Report: Nation’s most environmentally impacted urban area includes Globeville, Elyria-Swansea, RiNo

(Kevin J. Beaty/Denverite)

staff photo
The busy I-70 and I-25 interchange above a playground near Garden Place Elementary. (Kevin J. Beaty/Denverite)

The busy I-70 and I-25 interchange above a playground near Garden Place Elementary. (Kevin J. Beaty/Denverite)

North Denver’s 80216 zip code, covering some of the city’s most intensely developing and gentrifying areas, scored high in a pollution impact index created by ATTOM Data Solutions.

The research company analyzed the presence of former industrial sites, including “Superfund” sites, and existing polluters in ZIP codes with 1,000-plus homes. North Denver earned its spot largely thanks to existing polluters and Superfund sites.

Overall, the area’s air quality scored moderately well. However, it’s worth noting that most of the ranking (besides air quality) is not based on measures of actual exposure to these pollutants. Instead, it shows that this is an area that is still dealing with a long industrial legacy.

The area, which includes Globeville, Elyria-Swansea and parts of River North, historically was home to smelters and other polluting industrial functions. It includes two Superfund sites – the Chemical Sales Co. site, where chemicals were stored and repackaged, and the former smelting center at Vasquez Boulevard and Interstate 70.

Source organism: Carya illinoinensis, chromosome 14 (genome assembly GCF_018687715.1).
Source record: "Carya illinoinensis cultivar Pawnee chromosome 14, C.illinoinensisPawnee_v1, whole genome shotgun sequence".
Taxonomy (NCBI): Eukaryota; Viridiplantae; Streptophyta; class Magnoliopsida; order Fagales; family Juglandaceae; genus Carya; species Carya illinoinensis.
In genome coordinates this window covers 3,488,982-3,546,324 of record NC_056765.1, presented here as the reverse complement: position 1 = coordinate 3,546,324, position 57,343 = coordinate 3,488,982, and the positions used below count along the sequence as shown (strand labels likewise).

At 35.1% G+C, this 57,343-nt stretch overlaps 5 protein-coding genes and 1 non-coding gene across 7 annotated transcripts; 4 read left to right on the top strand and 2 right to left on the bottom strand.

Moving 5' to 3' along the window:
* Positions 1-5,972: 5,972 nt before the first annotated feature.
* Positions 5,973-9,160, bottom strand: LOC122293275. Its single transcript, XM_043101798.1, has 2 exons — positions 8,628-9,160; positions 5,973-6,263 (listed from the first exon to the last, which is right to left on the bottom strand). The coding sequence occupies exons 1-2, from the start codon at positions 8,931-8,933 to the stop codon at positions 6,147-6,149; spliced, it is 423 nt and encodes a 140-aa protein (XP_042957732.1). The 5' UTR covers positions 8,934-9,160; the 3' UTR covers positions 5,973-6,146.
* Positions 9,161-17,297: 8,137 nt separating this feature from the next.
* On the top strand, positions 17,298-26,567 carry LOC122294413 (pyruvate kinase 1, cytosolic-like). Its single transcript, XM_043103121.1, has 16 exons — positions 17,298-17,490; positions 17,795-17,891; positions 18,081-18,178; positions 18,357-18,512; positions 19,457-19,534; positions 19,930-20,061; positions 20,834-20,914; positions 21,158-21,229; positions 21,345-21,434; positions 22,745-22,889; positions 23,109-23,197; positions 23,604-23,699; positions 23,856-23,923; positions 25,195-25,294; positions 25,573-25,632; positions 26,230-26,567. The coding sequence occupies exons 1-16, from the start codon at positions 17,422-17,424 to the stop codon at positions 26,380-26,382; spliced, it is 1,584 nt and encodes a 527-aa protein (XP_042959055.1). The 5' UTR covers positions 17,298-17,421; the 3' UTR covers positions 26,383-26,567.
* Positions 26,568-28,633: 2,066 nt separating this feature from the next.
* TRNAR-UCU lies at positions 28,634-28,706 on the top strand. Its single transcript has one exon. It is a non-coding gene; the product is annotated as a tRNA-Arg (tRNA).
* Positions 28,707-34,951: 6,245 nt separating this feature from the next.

A “Superfund” designation means the government is working to minimize or remove environmental risks at a site. However, the Environmental Protection Agency also listed 23 active polluters in the area for 2015.

That long history of environmental impact, which we have detailed in earlier reports, is one reason that area residents want to see Interstate 70 moved from the area rather than widened.

It’s also worth noting that the South Platte River has undergone a significant transformation in the last few decades. Denver hopes to make it safe for swimmers in the next few years.

North Denver pollution in 1889. 38th and Blake is at center-right. (Library of Congress)

North Denver pollution in 1889. 38th and Blake is at center-right. (Library of Congress)

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